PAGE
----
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While you may have mastered the art of preparing dinner for your immediate family, have you learned the secrets to entertaining a crowd of partygoers at home? Shopping and cooking for, as well as serving, a meal at a big-bash party invites questions and challenges that you may not face when planning everyday eats and drinks: What are some go-to dishes that will please a diverse group of guests? How much food is needed to feed everyone? What’s the best way to serve multiple courses?
No one can answer these questions better than restaurant chefs, those who’ve made a career out of cooking for large groups of people and who know the ins and outs of preparing to host a crowd. Elizabeth Karmel, owner and executive chef of Hill Country, Elizabeth Falkner, owner and executive chef at Krescendo and a two-time competitor on The Next Iron Chef, and Hedy Goldsmith, executive pastry chef at Michael’s Genuine Food & Drink in Miami, Fla., showed off their exemplary party-throwing skills in New York City last weekend at the fifth annual Sunday Supper at Chelsea Market, supporting the James Beard Foundation‘s Scholarship for Fulton Youth of the Future and Wellness in the Schools. Together with more than a dozen of their chef colleagues, these ladies cooked a six-course feast for nearly 300 people that included such deliciously inspired bites as caponata with creamy burrata, pasta with sweet onions, tender jumbo prawns and pear crostata.
FN Dish was on hand not only to see the orchestra that’s needed to successfully pull off an event of that magnitude but also to find out from Chefs Karmel, Falkner and Goldsmith how home cooks can utilize similar tricks and techniques when entertaining on a smaller scale.
When it comes to hosting any dinner party, simplicity is key, both in terms of cooking and in dishing out the meal, which is why the chefs agreed family-style dining is a must. “It reminds me of eating at home,” Chef Goldsmith told us of the practice, which was the dining style of choice at Sunday Supper. If you’re inviting multiple groups of friends that may not know each other, look to passed platters of shared food to break the ice between them and initiate conversation, just as they did with the varied crowd seated around nearly 400 feet of tables at Chelsea Market. Plus, “Everybody gets to have what they want,” Chef Falkner noted, explaining that family-style dining allows guests to help themselves to exactly how much of a dish they’d like.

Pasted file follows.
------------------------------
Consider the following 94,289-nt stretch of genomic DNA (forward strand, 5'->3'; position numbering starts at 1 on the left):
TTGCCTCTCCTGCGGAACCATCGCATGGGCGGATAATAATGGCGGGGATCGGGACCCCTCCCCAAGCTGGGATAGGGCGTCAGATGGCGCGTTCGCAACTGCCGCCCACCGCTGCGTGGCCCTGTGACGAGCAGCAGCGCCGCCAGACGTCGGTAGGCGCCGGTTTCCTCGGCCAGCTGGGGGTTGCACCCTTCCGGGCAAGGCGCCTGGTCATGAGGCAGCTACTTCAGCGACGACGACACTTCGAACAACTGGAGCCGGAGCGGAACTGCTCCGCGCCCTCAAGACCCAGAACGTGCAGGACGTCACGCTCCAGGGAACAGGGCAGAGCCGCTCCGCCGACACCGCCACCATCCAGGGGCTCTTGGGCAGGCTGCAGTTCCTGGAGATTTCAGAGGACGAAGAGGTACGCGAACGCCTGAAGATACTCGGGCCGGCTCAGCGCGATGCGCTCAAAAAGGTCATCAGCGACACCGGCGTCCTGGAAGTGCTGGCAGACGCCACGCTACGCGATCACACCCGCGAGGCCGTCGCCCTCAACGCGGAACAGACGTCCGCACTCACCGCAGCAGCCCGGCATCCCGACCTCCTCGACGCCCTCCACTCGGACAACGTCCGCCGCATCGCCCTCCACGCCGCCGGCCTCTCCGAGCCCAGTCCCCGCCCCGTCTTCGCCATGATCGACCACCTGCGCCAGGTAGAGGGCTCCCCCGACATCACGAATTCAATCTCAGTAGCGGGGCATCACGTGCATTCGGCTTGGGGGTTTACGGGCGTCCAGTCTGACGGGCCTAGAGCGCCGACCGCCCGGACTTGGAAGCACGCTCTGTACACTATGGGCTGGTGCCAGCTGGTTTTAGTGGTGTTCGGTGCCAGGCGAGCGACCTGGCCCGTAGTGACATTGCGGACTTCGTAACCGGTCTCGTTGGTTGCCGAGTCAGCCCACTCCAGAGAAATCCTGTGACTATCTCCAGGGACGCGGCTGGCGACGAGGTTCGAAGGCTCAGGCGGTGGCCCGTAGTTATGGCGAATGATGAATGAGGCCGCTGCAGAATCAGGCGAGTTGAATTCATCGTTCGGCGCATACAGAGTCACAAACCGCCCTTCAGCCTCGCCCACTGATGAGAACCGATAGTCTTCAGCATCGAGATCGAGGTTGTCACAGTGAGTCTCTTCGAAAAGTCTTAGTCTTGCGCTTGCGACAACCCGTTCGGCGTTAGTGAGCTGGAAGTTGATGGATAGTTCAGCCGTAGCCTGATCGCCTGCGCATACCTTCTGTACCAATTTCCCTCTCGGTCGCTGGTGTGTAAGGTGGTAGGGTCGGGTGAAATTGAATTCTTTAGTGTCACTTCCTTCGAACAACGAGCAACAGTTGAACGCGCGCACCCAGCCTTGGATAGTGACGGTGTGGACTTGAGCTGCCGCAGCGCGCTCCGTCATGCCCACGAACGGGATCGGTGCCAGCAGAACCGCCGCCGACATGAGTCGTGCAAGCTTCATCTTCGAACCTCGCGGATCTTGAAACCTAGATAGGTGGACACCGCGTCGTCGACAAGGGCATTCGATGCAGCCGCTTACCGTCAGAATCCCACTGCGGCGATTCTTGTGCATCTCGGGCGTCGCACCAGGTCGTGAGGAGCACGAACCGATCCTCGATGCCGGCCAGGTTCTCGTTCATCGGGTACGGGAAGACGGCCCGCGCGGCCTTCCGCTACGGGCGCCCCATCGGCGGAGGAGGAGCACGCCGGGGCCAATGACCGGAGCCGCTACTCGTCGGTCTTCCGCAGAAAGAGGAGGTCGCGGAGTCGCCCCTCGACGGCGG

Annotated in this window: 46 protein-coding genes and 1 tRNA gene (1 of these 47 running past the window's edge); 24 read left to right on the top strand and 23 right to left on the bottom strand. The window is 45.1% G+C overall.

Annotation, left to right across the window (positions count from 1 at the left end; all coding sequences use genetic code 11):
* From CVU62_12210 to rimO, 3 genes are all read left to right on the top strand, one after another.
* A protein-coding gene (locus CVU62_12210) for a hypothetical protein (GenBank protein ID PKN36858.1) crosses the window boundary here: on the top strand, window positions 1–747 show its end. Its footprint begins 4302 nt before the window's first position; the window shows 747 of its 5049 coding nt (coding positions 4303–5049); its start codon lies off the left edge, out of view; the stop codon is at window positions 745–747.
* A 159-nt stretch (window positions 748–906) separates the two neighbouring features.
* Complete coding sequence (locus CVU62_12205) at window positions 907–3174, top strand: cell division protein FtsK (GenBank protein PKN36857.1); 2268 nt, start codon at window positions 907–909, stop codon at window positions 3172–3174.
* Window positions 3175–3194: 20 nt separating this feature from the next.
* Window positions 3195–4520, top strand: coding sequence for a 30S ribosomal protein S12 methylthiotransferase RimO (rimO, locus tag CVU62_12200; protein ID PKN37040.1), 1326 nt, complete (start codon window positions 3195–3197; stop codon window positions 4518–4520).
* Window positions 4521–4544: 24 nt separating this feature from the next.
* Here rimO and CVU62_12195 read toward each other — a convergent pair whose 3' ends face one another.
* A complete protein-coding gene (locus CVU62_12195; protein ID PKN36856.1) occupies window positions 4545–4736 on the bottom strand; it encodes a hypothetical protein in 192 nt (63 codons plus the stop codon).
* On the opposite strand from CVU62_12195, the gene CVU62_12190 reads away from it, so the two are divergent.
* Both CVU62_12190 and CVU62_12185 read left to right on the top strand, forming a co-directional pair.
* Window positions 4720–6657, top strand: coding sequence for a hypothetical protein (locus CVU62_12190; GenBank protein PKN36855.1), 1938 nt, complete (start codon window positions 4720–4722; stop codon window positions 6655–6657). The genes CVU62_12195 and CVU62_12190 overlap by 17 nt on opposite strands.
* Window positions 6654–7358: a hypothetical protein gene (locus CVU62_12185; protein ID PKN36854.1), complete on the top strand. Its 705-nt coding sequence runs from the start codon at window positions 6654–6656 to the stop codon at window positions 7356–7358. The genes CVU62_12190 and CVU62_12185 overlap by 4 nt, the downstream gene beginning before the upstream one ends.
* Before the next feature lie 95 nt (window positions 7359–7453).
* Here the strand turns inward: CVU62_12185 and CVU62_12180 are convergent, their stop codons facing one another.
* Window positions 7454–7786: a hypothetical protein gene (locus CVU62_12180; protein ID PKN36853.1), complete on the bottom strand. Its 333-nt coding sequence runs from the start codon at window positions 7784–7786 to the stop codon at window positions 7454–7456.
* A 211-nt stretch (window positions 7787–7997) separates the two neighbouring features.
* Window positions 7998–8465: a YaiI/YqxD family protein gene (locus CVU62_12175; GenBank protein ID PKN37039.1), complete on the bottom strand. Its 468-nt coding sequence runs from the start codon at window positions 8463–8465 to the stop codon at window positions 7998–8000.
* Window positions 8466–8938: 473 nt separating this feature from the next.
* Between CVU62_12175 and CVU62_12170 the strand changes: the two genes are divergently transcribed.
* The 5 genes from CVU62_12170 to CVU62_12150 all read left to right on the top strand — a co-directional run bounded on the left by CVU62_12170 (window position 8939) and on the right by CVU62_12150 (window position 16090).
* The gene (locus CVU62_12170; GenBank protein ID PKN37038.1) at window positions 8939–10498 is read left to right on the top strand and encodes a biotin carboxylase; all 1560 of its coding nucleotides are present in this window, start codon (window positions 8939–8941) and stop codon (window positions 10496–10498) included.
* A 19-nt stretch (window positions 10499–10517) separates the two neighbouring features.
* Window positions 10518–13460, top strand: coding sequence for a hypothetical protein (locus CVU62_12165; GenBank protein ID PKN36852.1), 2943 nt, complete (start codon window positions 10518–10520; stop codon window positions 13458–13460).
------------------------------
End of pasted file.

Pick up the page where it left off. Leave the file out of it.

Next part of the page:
Chef Karmel offered plates of Texas-style fried chicken at the event, a now-signature meal at her restaurants and one that she’d cook for company at home. It’s important to her to stay true to her food, and she believes that, when entertaining, hosts should “cook food that they love” and look forward to eating, “because when you cook something that you want to eat, you’re going to put more passion in it and be more careful with how you’re preparing it,” she said. “Buy the best-quality ingredients and don’t do very much to them. Just let the ingredients shine.”
While it’s important to serve food that you, the host, are familiar with, it’s also best to find out what’s appealing to your guests. “Who’s coming over? How old are they? What are they like?” Chef Karmel asked. These are questions to consider when deciding not to cook meatloaf for vegetarians and to offer a basic pasta if your guest list includes kids.
No matter who you’re cooking for, Chef Karmel recommends opting for simple, make-ahead dishes if at all possible. “I think that people, when they design their menu, should make food that you can prepare in advance and just reheat,” she said. “If you do do something a la minute [prepared to order], you only do one thing that’s a la minute. And the reason for that is because you want to have fun at your party too, right?” It’s no fun trying to juggle the intricacies of an elaborate dish while being surrounded by the craziness of a rowdy party, so look to hands-off recipes that will keep when made several hours before company arrives.
(Photos courtesy of Max Flatow Photography and Geoff Mottram, courtesy of James Beard Foundation)